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Pointers for Effective Remote Teaching

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The COVID-19 crisis has forced millions of teachers across the globe to transition to remote teaching. While every job comes with its own set of challenges and hazards, online teaching seems to be on the more difficult end of the “easy to hard” spectrum. Studies show that teaching is considered one of the most stressful jobs. Up to 61% of current teachers consider finding a different job, and 47% of teachers have reported experiencing anxiety, depression, or panic attacks due to work-related stress.

Remote teaching made it even more challenging, as more teachers report working more hours to prepare for classes. And with the advent of Zoom fatigue, COVID-era educators are surely finding it much more difficult to teach at a time when they can’t be physically present with their students.

Our teachers, educators, and instructors need all the help they can get. Here are some pointers for effective teaching and self-care because educators are needed now more than ever.

Keep things simple.

Keeping things simple entails creating distance learning experiences that allow for clear instructions and make no room for misunderstanding. Since you won’t be able to be with your students in the same space, think of ways to be more concise when conveying new information. You can opt to provide more readings and other resources instead of spoon-feeding them all the lessons.

Use every digital tool at your disposal.

Every remote educator needs a digital home base to keep themselves organized and stay in touch and step with their students. A digital home base is where you can communicate with your students, share files and resources, and have an organized system to keep track of lessons and attendance. Here are some examples of apps and programs you can use to make teaching a bit easier:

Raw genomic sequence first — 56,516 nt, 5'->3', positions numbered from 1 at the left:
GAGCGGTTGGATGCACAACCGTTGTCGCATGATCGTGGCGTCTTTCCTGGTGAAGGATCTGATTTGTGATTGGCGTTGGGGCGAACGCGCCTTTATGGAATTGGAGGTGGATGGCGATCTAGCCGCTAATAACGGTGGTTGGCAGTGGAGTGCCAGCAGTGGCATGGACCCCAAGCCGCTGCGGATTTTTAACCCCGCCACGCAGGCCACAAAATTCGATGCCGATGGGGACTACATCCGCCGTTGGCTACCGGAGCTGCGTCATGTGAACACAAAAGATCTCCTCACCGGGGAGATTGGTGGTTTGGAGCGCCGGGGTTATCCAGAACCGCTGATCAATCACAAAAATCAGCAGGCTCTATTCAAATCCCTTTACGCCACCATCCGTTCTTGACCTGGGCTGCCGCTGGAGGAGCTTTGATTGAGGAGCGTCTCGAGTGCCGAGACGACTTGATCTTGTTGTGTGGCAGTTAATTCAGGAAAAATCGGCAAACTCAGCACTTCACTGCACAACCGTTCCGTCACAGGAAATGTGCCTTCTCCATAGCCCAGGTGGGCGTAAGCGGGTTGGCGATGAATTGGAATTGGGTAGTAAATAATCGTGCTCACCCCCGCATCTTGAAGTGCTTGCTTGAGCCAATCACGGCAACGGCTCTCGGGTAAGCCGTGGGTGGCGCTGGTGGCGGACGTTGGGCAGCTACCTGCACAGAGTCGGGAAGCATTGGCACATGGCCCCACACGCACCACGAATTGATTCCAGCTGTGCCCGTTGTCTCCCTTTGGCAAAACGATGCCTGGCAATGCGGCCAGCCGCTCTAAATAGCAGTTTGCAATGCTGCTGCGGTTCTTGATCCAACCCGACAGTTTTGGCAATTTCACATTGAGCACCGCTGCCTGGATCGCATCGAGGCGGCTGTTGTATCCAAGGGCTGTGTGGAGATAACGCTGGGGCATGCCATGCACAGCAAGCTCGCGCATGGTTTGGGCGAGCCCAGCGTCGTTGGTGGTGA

• Google Classrooms, which allow teachers to simplify the processes of creating, distributing, and grading quizzes, tests, and assignments
  • Edx is filled with lectures by experts from the country’s top universities. It can also be incorporated into real-time online classrooms.
  • Edmodo is an app that allows teachers to speak with their students, fellow teachers, and parents. It has many excellent tools for creating study materials and a way to update parents about their children’s progress.
  • TeacherKit is a great management app that helps teachers keep track of their students’ attendance.

college student studying at home

Impart independence and integrity.

Remote learning means teachers won’t be able to monitor their students’ progress closely. While online schooling has been a thing for a long time, this is the first time most students in the world are forced to study remotely. Encourage independent learning by setting clear goals for them and motivating them to move at their own pace. Empower them to go through the modules outside of your online classes. At the same time, remind them that while you are there to help and push them in the right direction, they are ultimately responsible for their own learning. They can only learn as much as they are willing to put in the work. Check-in on your students every once in a while, too—chances are, they are also adjusting as much as you.

Make sure you have the right and enough supplies.

What will save you time (and sanity!) while you navigate teaching in a pandemic is having every supply you could need at your disposal. Every teacher’s needs are different, but here are some tools and supplies you would be smart to have in your arsenal at all times:

  • A fast and reliable internet connection and a pocket Wi-Fi for when something happens with your main connection
  • Basic school supplies like paper, pens, books, and other classroom staples—the lessons might be virtual, but you still need these materials for when you want to deliver lessons the more conventional route, even through video chat
  • A trusty and durable laptop or computer
  • Scanning and printing materials for visual teaching—colorful visual aids like Oracal 200 signs can be helpful to your students who are particularly visual in their learning style
  • Whiteboard and an easel for videotaped lessons

Be kind and compassionate to yourself.

Taking it easy on yourself might look like the following:

  • Establishing a healthy routine, which means eating well, exercising, getting enough sleep and rest, and setting healthy boundaries
  • Building a tribe around you who understands the struggles of remote teaching
  • Not taking it personally when things go sideways—failure is an event. It’s not a person

You are not alone in the fight to educate despite the many challenges. You are doing noble work, and you need to care for yourself well if you want to do it for a long time.

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